Lou Gehrig's Disease: ALS Life Expectancy

What You Should Know About Lou Gehrig's Disease and Longevity

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If you or a loved one has been diagnosed with amyotrophic lateral sclerosis (ALS), also called Lou Gehrig's disease, you probably have some questions about the prognosis for the disease. Here is what you should know about how ALS typically impacts life expectancy and what can be done to increase longevity.

What Is ALS?

ALS is a neurodegenerative disease that affects nerve cells in the brain and spinal cord.

It is a progressive disease that affects the motor neurons reaching from the brain to the spinal cord, which controls muscles throughout the body. Over time, the brain loses its ability to control muscle movement due to the death of these motor neurons.

ALS Life Expectancy

The average life expectancy of a person with ALS is two to five years from the time of diagnosis. However, it varies greatly:

  • Over 50 percent of people with ALS live more than three years.
  • Twenty percent live five years or more.
  • Ten percent live 10 or more years.
  • Five percent will live more than 20 years.

Ways to Increase Life Expectancy

While there is no cure for ALS and way to stop the progression of the disease completely, there are some things you can do to improve life expectancy. These include:

  • Medication: Currently, Riluzole is the only drug FDA-approved for ALS. It has been shown in randomized double-blinded clinical trials to prolong life expectancy for approximately two to three months, although other, less rigorous studies have shown the drug to have a slightly greater effect. In addition, other drugs are used for symptom management that can help improve the quality of life and prolong functioning.
  • Noninvasive Ventilation: The use of noninvasive ventilation (NEV) was shown to prolong survival between seven and 11 months, depending on how long it was used each day and different patient characteristics. The primary mode of NEV is positive-pressure ventilation, which is basically breathing through a mask that fits over the mouth and nose.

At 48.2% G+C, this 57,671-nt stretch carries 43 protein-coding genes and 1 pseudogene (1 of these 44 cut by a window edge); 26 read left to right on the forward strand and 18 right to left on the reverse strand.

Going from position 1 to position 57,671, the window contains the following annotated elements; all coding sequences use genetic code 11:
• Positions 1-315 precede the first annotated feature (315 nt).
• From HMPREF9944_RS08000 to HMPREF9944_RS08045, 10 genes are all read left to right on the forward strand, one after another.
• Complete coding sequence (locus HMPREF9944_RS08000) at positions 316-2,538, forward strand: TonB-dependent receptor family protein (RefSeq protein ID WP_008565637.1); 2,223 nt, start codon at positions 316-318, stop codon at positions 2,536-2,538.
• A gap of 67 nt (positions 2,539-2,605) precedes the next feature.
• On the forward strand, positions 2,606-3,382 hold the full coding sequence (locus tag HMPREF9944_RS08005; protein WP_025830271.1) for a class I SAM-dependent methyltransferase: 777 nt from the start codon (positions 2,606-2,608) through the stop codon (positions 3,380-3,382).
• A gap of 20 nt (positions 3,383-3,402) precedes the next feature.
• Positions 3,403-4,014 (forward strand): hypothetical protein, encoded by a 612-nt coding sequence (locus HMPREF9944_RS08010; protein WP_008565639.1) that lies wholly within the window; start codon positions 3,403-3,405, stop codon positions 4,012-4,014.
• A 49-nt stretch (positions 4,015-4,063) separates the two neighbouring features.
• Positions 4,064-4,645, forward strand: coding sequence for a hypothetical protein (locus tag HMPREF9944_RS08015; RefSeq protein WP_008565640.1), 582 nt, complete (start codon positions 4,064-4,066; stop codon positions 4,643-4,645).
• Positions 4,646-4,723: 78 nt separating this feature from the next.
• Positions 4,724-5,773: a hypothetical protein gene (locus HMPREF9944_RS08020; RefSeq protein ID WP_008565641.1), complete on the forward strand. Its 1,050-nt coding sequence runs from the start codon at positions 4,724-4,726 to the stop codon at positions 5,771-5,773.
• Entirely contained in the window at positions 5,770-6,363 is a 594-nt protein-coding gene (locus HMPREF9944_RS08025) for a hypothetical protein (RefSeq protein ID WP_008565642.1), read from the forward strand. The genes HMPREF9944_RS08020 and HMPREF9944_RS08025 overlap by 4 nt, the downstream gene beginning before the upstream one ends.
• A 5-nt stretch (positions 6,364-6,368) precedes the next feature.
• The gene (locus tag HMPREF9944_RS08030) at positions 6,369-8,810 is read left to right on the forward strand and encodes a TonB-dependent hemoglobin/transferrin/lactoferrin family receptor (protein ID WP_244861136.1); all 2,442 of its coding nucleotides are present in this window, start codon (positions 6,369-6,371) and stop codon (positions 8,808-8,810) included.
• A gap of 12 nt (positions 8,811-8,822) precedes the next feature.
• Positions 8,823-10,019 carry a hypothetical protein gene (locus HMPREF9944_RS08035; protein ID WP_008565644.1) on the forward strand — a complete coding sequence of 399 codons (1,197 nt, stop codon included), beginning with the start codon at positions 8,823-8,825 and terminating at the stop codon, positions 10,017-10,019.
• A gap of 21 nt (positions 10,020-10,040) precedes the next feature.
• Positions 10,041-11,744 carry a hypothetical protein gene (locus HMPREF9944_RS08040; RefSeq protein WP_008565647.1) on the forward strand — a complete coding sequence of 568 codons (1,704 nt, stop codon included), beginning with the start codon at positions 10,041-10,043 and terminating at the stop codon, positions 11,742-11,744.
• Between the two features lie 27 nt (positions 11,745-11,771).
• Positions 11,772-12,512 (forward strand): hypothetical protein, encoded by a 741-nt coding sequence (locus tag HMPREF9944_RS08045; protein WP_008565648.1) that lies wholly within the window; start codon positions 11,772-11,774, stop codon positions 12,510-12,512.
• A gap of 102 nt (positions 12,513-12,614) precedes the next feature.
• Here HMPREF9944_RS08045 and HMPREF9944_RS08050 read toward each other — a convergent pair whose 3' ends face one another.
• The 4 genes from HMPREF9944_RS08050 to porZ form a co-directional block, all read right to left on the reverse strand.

• Percutaneous Endoscopic Gastronomy (PEG): This means that a tube is placed into the stomach which leads out of the body through the abdominal wall. Although studies have failed to show the consistent impact on survival time, the American Academy of Neurology recommends that PEG is used for people with ALS to keep body weight stable. Different doctors have different ideas on when the best time to do a PEG procedure and begin feeding this way.

If you or a loved one has ALS educating yourself on treatment and care options can be very helpful for understanding a very difficult and complicated diagnosis. Talk to your doctor about what you can do to live more comfortably or help a loved one live more comfortably, for as long as possible. For additional information about ALS, read these other helpful articles:

6 Questions Answered About Lou Gehrig's Disease (ALS)

ALS and MS Symptoms: The Differences

Amyotrophic Lateral Sclerosis (ALS): A Progressive Neurological Disorder

An Introduction to Amyotrophic Lateral Sclerosis

How Stephen Hawking Manages His Disabilities From Lou Gehrig's Disease

Is it MS or ALS? The Differences Between the Symptoms


"Facts You Should Know About ALS." Website of the ALS Association. Accessed: October 2010.

Miller RG, et. al. Practice Parameter update: The care of the patient with amyotrophic lateral sclerosis: Drug, nutritional and respiratory therapies (an evidence-based review): Report of the Quality Standards Subcommittee of the American Academy of Neurology. Neurology 2009;73;1218-1226.

The ALS Association. (n.d.). What is ALS? Retrieved March 14, 2016.

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